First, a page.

France is among seven countries to receive its share of a €270 billion EU package designed to boost and protect the agricultural sector in Europe, with a large emphasis on sustainable farming.
The summer of 2022 has been difficult for farmers. Droughts with water rationing, heat waves, floods and other natural disasters have marked the growing season, spurring calls for more resistant, less water-guzzling crops to be nurtured.
The European Union has quickly stepped up to create a way forward through the approval of the first Common Agricultural Policy (CAP) strategic plans for seven countries: Denmark, Finland, France, Ireland, Poland, Portugal, and Spain, which will start to be implemented in 2023.
This reformed policy will see funding more fairly distributed to small and medium sized family farms and to young farmers. These recipients will be encouraged and supported to use modern farming methods such as precision farming, growing drought-resistant crops and taking up agro-ecological production techniques.
Through CAP, the EU is hoping to increase food security as well as inspire farmers to use efficient and effective ways of working while contributing to the EU’s climate and environmental goals, including on animal welfare.
The plan will combine funding for income support, rural development and market measures.
“We are now one step closer to implementing a new CAP for the next five years,” said Agriculture Commissioner Janusz Wojciechowski. “This step comes at a crucial moment, when the importance of providing robust support for our farming sector has become abundantly clear. Farmers are facing a challenging environment, marked by the sharp increase in production costs due to the Russian aggression in Ukraine, as well as the recent summer drought.
“Farming is a long-term business and European farmers need to have a clear legal and financial framework for the future. The new CAP will help us to support stable farming livelihoods and long-term food security by fostering a smart, competitive, resilient and diversified agricultural sector. The Commission will continue to provide guidance to make the best use of what the CAP has to offer for our farmers, rural communities, and our citizens as a whole.”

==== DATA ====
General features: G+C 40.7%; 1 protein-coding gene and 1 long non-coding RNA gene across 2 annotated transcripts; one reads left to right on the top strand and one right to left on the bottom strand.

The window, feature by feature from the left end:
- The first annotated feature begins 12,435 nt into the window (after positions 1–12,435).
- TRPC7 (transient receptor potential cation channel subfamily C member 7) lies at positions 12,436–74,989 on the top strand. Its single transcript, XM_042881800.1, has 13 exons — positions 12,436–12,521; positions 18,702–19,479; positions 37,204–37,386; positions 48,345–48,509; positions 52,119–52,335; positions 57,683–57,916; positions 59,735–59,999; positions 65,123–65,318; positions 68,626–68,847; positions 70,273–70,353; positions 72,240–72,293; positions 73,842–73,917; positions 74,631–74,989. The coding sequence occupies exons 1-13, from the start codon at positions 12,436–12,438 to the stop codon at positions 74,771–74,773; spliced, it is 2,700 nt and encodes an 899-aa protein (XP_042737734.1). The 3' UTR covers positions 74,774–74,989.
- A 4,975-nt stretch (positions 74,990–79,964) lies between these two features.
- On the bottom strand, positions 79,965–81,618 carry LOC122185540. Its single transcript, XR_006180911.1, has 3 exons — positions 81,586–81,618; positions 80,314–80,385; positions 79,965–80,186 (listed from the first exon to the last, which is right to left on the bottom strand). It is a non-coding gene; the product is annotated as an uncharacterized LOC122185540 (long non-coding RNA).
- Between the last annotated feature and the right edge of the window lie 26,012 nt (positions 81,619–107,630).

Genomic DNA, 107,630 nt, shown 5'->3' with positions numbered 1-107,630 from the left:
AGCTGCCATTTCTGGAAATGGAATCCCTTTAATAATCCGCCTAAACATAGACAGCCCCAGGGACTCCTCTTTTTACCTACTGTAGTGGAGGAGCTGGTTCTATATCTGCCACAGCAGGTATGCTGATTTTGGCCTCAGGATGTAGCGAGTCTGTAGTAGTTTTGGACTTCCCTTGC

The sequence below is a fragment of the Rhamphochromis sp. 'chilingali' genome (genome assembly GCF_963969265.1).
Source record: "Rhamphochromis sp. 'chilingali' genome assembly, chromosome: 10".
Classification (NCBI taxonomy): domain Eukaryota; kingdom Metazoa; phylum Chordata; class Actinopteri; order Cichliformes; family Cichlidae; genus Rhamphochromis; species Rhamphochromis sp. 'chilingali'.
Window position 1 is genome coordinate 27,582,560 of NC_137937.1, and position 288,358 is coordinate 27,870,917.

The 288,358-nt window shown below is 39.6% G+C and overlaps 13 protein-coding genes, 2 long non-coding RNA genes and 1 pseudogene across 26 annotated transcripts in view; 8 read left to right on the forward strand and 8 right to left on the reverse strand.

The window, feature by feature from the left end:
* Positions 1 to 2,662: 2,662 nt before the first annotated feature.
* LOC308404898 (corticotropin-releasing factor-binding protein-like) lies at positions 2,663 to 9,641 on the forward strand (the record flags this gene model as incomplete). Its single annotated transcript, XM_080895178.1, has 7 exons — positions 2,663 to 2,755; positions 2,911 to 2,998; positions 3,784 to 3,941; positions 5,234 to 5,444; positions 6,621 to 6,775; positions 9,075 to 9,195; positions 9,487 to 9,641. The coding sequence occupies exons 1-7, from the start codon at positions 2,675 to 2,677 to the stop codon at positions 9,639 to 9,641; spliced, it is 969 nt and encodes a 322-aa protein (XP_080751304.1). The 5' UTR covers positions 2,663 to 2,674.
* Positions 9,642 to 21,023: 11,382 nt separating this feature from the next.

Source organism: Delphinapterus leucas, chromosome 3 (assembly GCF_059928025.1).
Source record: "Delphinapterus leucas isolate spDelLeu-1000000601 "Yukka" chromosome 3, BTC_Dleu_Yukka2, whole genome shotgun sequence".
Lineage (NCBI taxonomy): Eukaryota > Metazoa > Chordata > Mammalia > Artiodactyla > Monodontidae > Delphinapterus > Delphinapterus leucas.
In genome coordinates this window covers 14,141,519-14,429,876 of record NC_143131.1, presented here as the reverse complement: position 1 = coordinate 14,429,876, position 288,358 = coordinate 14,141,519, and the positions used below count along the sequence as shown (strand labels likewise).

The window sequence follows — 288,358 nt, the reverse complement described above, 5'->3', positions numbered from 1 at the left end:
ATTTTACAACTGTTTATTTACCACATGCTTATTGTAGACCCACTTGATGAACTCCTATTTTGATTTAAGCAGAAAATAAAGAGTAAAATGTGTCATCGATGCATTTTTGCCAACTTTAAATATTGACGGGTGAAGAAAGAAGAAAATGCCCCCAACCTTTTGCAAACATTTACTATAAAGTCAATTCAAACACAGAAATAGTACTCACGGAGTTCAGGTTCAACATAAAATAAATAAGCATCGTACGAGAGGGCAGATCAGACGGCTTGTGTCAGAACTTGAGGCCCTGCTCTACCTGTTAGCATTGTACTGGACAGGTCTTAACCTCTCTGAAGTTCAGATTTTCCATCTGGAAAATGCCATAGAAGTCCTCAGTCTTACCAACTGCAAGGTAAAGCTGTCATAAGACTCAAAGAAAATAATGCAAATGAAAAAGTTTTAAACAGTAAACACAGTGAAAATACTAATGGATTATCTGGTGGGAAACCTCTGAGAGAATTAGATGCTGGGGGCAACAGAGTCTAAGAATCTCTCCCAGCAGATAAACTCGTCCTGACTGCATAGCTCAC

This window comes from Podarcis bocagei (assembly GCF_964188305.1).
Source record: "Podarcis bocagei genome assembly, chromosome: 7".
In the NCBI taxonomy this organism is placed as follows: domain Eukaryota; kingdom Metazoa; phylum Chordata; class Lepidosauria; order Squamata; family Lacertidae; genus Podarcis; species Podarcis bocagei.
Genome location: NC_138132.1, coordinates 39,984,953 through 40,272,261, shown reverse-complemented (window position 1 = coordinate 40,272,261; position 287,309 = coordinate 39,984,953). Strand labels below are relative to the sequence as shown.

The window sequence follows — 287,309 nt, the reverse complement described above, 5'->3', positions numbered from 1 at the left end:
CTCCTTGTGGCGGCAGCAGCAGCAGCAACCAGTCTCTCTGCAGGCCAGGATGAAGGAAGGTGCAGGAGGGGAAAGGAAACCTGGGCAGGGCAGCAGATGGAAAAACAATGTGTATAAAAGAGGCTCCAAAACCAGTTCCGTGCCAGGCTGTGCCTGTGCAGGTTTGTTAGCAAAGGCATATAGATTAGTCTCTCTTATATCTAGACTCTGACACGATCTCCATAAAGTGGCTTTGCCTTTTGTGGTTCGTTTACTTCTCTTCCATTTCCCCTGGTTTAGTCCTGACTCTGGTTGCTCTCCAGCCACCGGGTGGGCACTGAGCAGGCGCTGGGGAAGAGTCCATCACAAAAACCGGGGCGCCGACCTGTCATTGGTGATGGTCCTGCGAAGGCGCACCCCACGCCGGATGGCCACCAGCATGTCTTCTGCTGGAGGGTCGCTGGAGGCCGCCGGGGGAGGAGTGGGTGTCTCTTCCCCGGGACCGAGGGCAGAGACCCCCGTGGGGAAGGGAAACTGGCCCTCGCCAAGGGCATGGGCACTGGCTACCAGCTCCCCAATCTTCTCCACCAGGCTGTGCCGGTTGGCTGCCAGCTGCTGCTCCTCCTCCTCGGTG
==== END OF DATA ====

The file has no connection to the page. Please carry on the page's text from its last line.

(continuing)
More support for sustainable farming
Funding is set at €270 billion for the 2023 to 2027 period, with €120 billion allocated to the seven states whose plans have just been approved and include more than €34 billion dedicated wholly to environmental and climate objectives as well as eco-schemes. Such projects that fall into this category are the promotion of beneficial practices for soil or to improve water management and grassland quality, for example. CAP can also promote afforestation, fire prevention, restoration and adaptation of forests.
Farmers participating in eco-schemes may be rewarded for, amongst other things, banning or limiting the use of pesticides, and limiting soil erosion. Between 86% and 97% of the national utilised agricultural area will be farmed under good agricultural and environmental conditions. Substantial funding will also support the development of organic production, with most countries aiming to double or even triple their farming area. Areas under natural constraints, such as in mountains or on the coast, will continue to benefit from specific funding to maintain an agricultural activity.
The plan also encourages reducing dependence on chemical-based fertilisers and scaling up renewable energy production without reducing food output.
Additionally, it targets the young in an effort to make farming an attractive career choice.
Now that the first seven plans have been approved, the EC is moving ahead to gain quick approval for the plans for the 21 remaining bloc countries.
Photo by Raphael Rychetsky on Unsplash